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By Samuel Alioto
Observer Staff Writer 

John Saunders Dead of Congestive Heart Failure at 61

ESPN broadcaster died early on Wednesday at his New York home.


August 12, 2016

Longtime ESPN personality John Saunders is dead, as reported live this morning on SportsCenter by anchor Hannah Storm

Longtime ESPN broadcaster John Saunders has died, ESPN's Hannah Storm announced live on the ESPN network in an emotional broadcast from the Rio Olympics. He died Wednesday at 61. The apparent cause of death is congestive heart failure.

Saunders wife reportedly call local police around 4 AM, after she could not awaken him. They sent paramedics to the Saunders home, who found him non-responsive.

Saunders lived in Hastings-on-Hudson, New York, with his wife and 2 daughters. The Canadian native had worked at ESPN since 1986 and was one of the network's most visible and respected anchors.

Mrs. Saunders released a statement later in the day thanking the public for their well wishes. She said that her husband had not been feeling well in recent days. He reportedly suffered from depression and had co-authored a book about his fight with depression to be released in April 2017.

"This tragic news brings us unspeakable sorrow," Saunders' family said in a statement. "John was the patriarch of our family, and we can't believe he is gone. We are sincerely touched by the outpouring of support and sadness, which is a reflection of the character and integrity that defined him. While we don't yet have all the specifics, John wasn't feeling well physically in recent days and sadly, he was unresponsive earlier this morning. We appreciate all of the thoughts and prayers for our cherished father, husband, brother and uncle."

Many of Saunders's colleagues at ESPN reacted emotionally live on the air to news of Saunders death, including Hannah Storm, Stephen A. Smith, Jemele Hill and Michael Smith.

According to his ABC biography, Saunders was an all-star defenseman in the Montreal junior leagues, received a scholarship and played hockey at Western Michigan University from 1974–76. His brother, Bernie Saunders, also played hockey at Western Michigan during this time. The university's official hockey media guide lists Saunders as having played limited time for the Broncos in that time frame, and also lists his hometown as Ajax, Ontario. He attended high school in Montreal. He transferred to Ryerson University in Toronto and played for the Rams from 1976–78. After the 1977–78 season, Saunders was named to the Ontario University Athletic Association All-Star team.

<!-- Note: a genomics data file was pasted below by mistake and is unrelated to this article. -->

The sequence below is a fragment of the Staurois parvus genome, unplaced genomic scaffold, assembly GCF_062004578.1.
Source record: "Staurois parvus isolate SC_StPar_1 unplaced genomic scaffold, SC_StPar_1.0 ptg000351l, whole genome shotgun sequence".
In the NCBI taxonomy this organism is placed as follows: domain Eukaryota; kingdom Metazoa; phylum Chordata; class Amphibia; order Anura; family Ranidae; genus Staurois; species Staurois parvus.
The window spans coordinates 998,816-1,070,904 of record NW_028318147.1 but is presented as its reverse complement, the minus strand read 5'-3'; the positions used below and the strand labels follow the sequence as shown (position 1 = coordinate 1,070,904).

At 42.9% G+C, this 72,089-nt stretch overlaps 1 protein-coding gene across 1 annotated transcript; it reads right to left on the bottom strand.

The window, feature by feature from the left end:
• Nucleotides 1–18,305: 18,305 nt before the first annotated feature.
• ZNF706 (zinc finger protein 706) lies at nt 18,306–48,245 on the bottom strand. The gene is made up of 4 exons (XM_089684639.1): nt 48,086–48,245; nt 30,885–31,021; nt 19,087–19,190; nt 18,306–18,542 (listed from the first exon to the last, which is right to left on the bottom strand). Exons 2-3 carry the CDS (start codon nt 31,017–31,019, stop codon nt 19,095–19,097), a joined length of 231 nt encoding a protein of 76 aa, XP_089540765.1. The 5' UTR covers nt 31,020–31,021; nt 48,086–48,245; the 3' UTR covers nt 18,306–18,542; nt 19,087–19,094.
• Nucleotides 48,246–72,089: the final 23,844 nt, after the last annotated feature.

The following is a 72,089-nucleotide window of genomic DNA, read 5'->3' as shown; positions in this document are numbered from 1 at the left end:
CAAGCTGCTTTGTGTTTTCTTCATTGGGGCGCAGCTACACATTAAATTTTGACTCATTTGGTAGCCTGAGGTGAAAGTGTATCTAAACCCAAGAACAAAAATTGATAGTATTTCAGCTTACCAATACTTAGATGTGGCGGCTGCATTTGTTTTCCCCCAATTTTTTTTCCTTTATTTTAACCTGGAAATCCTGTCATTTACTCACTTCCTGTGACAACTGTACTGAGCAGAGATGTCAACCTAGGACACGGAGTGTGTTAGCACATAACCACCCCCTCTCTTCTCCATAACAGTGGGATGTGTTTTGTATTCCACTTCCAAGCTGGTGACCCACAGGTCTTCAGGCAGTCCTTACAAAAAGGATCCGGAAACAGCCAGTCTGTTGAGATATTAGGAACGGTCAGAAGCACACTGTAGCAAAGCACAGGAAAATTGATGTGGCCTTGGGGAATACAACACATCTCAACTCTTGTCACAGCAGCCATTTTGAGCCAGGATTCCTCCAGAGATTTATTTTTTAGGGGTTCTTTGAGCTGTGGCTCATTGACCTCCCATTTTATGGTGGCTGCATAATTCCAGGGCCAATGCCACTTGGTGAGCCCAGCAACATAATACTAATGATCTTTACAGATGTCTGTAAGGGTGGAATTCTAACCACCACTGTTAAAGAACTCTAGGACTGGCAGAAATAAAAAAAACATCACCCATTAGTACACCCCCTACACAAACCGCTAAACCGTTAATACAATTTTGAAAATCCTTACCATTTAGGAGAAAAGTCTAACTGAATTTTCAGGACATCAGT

He was the news director for CKNS Radio (Espanola, Ontario, 1978), and sports anchor at CKNY-TV (North Bay, Ontario, 1978–1979) and at ATV News (New Brunswick, 1979–1980).

He also served as the main sports anchor for CITY-TV (Toronto, 1980–1982). He then moved to the United States to work as a sports anchor at WMAR-TV (Baltimore, 1982–1986).

Saunders joined ESPN in 1986 and was the host of ESPN's The Sports Reporters. He previously co-hosted NFL Primetime from 1987 to 1989. He was also the studio host for the network's NHL broadcasts from 1992–93 until 2004, and was the studio host of ABC's coverage of college football. He has also hosted ABC's coverage of baseball under the Baseball Night in America banner and was involved in ESPN's coverage earlier in his career. He also anchored the 1995 World Series.

Longtime ESPN personality John Saunders is dead, as reported live this morning on SportsCenter by anchor Hannah Storm

"John was an extraordinary talent and his friendly, informative style has been a warm welcome to sports fans for decades," ESPN President John Skipper said in a statement. "His wide range of accomplishments across numerous sports and championship events is among the most impressive this industry has ever seen. More importantly, John was a beloved and devoted family man who cared deeply about people and causes, as evidenced by his long-standing efforts as a passionate board member for The V Foundation for Cancer Research."

Heart failure is a common, costly, and potentially fatal condition. In developed countries, around 2% of adults have heart failure and in those over the age of 65, this increases to 6–10%

Heart failure (HF), often referred to as congestive heart failure (CHF), occurs when the heart is unable to pump sufficiently to maintain blood flow to meet the body's needs. Common causes of heart failure include coronary artery disease including a previous myocardial infarction (heart attack), high blood pressure, atrial fibrillation, valvular heart disease, excess alcohol use, use of drugs such as cocaine, infection, and cardiomyopathy of an unknown cause.


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